ISLAMABAD: Pakistan needs to focus more on 40 super high-risk polio-endemic union councils and planning for an integrated package of service delivery.
This was stated by Special Assistant to the Prime Minister on Health Dr Zafar Mirza on Monday at a consultative workshop to review the polio situation, organised by the Ministry of National Health Services in collaboration with the Disease Control Priorities Third Edition (DCP3) Secretariat, Bill and Melinda Gates Foundation, Unicef, World Bank and World Health Organisation.
“Out of the 40 high-risk union councils, 18 are in Khyber Pakhtunkhwa, 14 in Balochistan and eight in Karachi,” he said, according to an official statement issued by the health ministry.
Dr Mirza emphasised having an integrated approach to ensure better availability of services to people while tackling the polio epidemic. He said that the development of Universal Health Coverage Benefit Package of Pakistan provided an excellent opportunity to strengthen and improve services at the high-risk union councils.
PM aide says vaccination to a child within 72 hours of birth being planned
DCP3 Secretariat representative Professor Ala Alwan said that “the aim of the DCP3 programme is to use updated evidence in developing a comprehensive package of essential services to improve access to health care to all citizens without exposing them to financial hardship”.
Pakistan is the first country collaborating with DCP3 as part of the national strategy to achieve universal health coverage.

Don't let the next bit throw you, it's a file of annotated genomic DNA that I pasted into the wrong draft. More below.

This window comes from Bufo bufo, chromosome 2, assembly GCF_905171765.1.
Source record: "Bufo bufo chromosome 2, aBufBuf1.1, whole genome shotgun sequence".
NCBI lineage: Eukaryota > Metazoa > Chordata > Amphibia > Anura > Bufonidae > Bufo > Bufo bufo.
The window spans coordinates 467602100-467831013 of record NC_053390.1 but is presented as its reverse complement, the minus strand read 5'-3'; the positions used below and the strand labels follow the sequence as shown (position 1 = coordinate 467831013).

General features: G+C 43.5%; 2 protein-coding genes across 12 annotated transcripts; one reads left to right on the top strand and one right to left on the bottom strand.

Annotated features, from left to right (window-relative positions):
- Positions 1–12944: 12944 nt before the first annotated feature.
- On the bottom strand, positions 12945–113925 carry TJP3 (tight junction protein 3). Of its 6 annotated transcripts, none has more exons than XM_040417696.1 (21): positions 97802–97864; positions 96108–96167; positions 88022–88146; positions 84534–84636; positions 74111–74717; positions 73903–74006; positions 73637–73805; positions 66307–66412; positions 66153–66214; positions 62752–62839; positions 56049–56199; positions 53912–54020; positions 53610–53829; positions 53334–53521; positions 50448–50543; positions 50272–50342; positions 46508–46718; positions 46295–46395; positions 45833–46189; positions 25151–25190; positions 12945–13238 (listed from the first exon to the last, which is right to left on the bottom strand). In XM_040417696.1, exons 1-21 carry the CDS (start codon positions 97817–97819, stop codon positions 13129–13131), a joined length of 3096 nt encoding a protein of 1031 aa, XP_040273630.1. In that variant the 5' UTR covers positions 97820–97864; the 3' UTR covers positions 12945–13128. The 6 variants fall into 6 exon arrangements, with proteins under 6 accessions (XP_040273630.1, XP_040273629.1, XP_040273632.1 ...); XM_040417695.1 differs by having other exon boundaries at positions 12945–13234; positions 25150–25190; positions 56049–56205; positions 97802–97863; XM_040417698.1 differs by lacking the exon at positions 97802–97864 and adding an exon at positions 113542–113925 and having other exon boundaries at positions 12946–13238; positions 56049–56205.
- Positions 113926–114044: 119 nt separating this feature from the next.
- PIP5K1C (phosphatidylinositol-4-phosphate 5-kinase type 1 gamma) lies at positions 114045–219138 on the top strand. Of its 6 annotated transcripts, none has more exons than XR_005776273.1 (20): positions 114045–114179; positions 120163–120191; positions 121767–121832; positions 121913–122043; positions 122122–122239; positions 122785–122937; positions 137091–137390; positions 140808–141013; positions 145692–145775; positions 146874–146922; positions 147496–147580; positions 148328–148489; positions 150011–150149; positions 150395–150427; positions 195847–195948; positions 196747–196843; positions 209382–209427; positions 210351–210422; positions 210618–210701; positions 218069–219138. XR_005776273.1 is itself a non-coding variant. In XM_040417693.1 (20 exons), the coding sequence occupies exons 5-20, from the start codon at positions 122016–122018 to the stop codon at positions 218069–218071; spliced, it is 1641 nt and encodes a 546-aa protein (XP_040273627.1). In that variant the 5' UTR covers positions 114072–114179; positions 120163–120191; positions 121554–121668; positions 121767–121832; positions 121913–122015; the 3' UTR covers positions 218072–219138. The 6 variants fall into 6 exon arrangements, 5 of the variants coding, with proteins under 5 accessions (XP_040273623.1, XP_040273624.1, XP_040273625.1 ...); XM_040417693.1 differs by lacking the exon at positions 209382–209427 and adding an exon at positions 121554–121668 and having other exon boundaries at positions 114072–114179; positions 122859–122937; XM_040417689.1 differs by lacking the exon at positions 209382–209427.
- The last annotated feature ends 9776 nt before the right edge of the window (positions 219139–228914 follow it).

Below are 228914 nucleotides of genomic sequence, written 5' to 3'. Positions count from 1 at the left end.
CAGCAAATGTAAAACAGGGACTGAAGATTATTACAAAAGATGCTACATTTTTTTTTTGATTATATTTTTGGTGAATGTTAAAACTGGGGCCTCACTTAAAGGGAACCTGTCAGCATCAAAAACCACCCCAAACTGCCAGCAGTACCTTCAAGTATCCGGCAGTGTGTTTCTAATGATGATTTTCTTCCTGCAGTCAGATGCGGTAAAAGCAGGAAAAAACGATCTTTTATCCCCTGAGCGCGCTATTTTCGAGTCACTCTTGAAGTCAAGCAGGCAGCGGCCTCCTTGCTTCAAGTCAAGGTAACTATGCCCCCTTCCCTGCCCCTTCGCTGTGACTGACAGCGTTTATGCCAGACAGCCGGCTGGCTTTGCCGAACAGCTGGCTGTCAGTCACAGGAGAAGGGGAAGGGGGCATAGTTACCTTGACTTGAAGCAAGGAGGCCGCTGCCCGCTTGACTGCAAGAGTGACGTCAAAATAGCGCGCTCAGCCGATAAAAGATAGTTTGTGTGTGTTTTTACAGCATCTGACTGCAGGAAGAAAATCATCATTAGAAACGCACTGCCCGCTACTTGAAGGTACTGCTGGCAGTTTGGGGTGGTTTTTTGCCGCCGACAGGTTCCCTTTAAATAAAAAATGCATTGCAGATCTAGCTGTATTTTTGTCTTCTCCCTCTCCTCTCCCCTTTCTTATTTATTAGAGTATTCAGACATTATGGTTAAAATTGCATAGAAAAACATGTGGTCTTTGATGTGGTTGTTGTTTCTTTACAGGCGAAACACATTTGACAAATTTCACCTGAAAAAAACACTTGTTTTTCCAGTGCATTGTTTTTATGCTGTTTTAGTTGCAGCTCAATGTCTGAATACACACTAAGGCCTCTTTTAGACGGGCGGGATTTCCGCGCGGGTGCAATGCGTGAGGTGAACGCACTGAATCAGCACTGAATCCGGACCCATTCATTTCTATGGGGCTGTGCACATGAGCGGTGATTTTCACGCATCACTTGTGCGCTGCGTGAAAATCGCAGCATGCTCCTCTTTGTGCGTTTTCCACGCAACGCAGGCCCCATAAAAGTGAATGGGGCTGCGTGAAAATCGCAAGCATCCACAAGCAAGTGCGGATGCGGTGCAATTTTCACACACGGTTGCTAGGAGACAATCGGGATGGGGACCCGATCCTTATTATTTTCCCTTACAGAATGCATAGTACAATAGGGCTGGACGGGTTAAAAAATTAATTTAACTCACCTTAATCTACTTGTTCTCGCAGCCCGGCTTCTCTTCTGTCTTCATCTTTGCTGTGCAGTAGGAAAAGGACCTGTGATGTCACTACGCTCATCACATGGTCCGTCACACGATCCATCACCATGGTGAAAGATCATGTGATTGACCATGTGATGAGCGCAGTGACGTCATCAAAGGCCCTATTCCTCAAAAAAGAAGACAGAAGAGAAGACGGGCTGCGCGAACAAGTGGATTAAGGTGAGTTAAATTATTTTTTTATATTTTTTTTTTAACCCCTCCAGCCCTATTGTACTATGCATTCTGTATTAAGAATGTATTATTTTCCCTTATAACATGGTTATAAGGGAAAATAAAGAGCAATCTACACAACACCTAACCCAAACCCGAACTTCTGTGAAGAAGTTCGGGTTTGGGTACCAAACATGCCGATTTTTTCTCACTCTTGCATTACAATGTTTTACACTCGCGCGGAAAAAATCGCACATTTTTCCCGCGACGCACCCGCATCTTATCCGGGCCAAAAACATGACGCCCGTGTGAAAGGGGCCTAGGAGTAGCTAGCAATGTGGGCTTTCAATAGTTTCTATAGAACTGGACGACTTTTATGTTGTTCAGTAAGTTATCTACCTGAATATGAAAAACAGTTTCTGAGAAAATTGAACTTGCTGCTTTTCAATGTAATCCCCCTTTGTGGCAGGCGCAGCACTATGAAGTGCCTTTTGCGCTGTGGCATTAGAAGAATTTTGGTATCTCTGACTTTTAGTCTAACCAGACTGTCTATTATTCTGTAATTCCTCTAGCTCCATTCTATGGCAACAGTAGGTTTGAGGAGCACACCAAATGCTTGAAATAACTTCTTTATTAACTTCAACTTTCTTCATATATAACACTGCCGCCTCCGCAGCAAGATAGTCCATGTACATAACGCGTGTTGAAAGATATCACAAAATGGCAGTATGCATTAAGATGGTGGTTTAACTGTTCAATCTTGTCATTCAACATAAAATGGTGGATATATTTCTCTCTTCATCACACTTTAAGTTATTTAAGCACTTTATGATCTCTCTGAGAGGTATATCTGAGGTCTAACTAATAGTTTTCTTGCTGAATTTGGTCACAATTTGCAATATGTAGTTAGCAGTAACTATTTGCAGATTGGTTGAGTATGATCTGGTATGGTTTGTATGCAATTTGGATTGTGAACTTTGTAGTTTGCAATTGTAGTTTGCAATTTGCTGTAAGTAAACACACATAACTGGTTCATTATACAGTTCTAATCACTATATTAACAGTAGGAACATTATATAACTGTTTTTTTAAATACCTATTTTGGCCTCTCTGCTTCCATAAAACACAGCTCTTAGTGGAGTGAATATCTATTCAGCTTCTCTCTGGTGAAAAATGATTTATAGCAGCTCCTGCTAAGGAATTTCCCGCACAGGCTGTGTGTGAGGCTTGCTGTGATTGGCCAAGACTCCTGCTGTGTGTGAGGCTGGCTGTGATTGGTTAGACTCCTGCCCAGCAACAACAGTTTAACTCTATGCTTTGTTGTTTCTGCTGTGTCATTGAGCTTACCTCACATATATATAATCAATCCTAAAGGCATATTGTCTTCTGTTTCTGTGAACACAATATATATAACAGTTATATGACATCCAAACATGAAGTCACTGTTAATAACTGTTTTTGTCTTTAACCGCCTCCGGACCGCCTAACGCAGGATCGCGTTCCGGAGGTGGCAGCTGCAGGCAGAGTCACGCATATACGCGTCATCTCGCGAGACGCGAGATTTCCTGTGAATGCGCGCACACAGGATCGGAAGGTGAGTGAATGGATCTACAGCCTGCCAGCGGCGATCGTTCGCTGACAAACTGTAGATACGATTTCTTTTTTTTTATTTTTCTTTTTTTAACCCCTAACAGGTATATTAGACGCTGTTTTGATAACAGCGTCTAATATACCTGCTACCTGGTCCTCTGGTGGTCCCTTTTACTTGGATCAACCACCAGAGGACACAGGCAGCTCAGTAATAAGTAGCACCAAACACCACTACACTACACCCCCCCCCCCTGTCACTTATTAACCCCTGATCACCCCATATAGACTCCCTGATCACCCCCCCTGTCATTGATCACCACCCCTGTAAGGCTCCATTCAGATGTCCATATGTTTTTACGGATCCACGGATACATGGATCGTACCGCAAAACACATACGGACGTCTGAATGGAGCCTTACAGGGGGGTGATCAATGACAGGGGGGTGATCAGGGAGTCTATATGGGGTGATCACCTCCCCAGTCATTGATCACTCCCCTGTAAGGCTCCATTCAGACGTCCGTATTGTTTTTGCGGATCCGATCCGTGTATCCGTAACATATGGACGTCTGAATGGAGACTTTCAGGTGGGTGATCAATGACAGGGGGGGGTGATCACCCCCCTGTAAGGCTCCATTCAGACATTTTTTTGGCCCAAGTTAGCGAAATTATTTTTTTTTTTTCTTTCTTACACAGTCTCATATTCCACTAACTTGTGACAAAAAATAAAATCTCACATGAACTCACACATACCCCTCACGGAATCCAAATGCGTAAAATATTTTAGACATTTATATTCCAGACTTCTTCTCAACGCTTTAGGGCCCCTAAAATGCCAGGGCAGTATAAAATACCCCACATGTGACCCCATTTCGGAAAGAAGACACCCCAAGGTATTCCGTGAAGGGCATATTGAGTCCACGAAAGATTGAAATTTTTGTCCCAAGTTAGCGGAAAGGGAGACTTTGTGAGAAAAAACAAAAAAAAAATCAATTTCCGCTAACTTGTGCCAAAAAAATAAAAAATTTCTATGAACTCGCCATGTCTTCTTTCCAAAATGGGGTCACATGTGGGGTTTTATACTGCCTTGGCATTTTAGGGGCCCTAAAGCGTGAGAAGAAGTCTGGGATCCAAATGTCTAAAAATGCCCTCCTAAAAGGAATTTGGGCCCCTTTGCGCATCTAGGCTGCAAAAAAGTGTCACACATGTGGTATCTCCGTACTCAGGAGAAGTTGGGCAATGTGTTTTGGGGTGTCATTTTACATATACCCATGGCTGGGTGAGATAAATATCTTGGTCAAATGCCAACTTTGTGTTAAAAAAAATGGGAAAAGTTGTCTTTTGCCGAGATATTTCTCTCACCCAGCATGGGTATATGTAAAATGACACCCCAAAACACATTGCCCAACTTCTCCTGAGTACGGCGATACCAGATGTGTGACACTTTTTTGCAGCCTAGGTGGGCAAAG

National Coordinator for Emergency Operation Centre for Polio Dr Rana Safdar, while talking to Dawn, said an integrated package of service delivery had been planned to control the virus in 2020.
“As the virus of the crippling disease is more prevalent in 40 UCs, it has been decided to increase the immunity level of children by improving the operations. Moreover, deficiencies in routine immunisation will also be removed and monitoring will be done by the polio programme,” he said.
Dr Safdar said the idea behind the new plan is to ensure that polio vaccine be administered to a child within 72 hours of his/her birth. Sharing other aspects of the plan with Dawn, he said: “It is observed that there is a human resource issue in health facilities. So, provision of adequate human resource at all health facilities will also be ensured. Another issue is that the immunity level of children is low due to malnutrition. Therefore, we will also look into the issue of malnutrition because that is how immunity level of children can be increased.”
Dr Safdar said that service delivery would be ensured through the stakeholders concerned and the polio programme would do the monitoring.
“It will also remove the grievances of communities as in the past people used to say that the government only focuses on polio and does not care about other health-related issues,” he said.
Polio cases in Pakistan for 2019 are still surfacing, bringing the tally to 128.
An official of the National Institute of Health had earlier told Dawn: “While we are in the year 2020, for about another one month more cases can be added to the total number of cases for 2019 as the date of collection of a sample is considered for placing a case in a certain year, rather than the date of confirmation of the case.”
Twelve polio cases were reported in 2018 and eight in 2017.
Published in Dawn, January 7th, 2020